As summer wanes on the PNW, another sensation waxes — no, not pumpkin-flavored beers (although if ANYBODY has tried a pumpkin beer that doesn’t taste like someone poured pumpkin spice into a repurposed stout, please let me know where to find it).
Of course, I’m talking about fresh hop season!
Ah, fresh hop season, the moment when hop vines reach a beautifully mature age, get chopped into smithereens, and inevitably churned into the great alcohol that is beer.
As fresh hop season draws nearer and I become more excited to the point that I’m telling strangers how excited I am, I’ll answer the question that strangers have been asking me: what are fresh hops, and why are you foaming at the mouth?
What Are Fresh Hops?
To give the crude answer, fresh hops are hops…but fresher. The noble hop vine (which shares much in common with marijuana plants, but I digress) likes to grow big and tall, stretching to the peaks of the stratosphere — or about 7-50 feet, according to Wikipedia.
Like all plants, hop vines have a time of year when they thrive best, blossoming some big, tasty hop cones. Harvesters then chop these hop cones using top and bottom cutters, and through the power of the modern supply chain, hops relocate from plant to brew within a period of under 24 hours.
Typically, harvesters reap the green gold from the vines, process the plants, and prepare them to ship. While this process helps keep hops fresher for longer, therefore extending the reach of different hops, we lose a lot of the naturally hop flavor in the process.
When we take brand spanking new hops, chop them off, then immediately start brewing, we essentially get the “freshest” hop flavor.
But fresh hop season typically only lasts a little over a month, from mid-late August through about the end of September. And the specific dates depend on myriad factors, including humidity, weather, air conditions, growing conditions, soil, and general luck.
What Do Breweries Do With Fresh Hops?
Breweries use hops for beer, and they use fresh hops for…beer.
Beer gets a big chunk of its flavor from hops (depending on the beer style, of course), and fresh hops have the stankiest, dankiest smells and flavors. Fresh hops allow brewers to harness the full aromatic experience of the hop.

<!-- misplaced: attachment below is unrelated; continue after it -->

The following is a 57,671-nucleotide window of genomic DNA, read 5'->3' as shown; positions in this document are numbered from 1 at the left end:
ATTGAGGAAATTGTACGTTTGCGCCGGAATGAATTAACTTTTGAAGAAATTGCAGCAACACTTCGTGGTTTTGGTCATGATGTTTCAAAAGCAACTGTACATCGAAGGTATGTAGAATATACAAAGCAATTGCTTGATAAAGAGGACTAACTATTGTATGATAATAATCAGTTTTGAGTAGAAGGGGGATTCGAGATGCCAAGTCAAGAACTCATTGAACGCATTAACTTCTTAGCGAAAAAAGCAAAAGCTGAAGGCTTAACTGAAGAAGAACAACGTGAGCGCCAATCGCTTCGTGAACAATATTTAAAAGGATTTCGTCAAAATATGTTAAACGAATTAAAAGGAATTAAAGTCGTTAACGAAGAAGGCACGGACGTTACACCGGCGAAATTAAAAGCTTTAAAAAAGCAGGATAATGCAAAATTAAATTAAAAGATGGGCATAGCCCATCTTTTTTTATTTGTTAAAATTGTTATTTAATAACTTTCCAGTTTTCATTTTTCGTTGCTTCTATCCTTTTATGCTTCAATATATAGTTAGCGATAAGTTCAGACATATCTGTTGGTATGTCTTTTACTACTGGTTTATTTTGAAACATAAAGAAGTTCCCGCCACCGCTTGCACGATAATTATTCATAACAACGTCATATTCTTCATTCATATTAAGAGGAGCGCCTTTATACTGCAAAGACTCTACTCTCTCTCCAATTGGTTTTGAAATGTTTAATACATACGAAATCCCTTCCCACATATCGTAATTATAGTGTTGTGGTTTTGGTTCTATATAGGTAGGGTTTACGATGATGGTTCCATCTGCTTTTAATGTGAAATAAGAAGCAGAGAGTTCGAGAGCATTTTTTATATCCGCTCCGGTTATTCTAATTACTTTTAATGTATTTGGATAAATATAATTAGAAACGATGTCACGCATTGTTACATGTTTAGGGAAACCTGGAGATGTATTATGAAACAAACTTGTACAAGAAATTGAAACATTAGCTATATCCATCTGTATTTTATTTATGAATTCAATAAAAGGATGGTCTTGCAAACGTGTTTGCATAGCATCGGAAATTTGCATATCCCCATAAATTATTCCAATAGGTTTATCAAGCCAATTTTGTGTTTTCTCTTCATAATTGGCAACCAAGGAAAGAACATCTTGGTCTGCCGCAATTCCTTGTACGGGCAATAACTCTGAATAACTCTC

So, if you try two of the same pale ale next to each other — one a year-round brew, one a fresh hop — you’re likely to notice a stronger all-around flavor and aroma.
Unfortunately, fresh hop season is an annual flash in the pan, so we can only get these top-notch brews once a year. But the ephemeral nature of these beasts is what makes them beautiful, and the simple pleasure of appreciating a fresh hop beer is more than enough to hold me over for 365 days of rotating around the sun.
The short-lived nature of fresh hops also makes them tougher for big beer companies to harness, so our favorite little guys, the craft brewers, get to bask in the excellence of the fresh hop!
Which Fresh Hops Are Best For Beer?
Which fresh hops are best for beer, and which beers are best for fresh hops?
Well, ALL hops are the best fresh hops for beers! But how brewers use these hops is what makes them great.
Most breweries tend to allocate their fresh hops to IPAs and pale ales since these two styles already emphasize hop flavor. I’ve noticed that many brewers release some one-off fresh hop styles while also brewing some fresh hop special edition versions of existing ales.
Ok, by this point I’ve shown you the wonders of the fresh hop and now you can annoy your friends with Jeopardy-worthy hop knowledge. The only thing left is to find your favorite local brewer and try out the fresh hop style!
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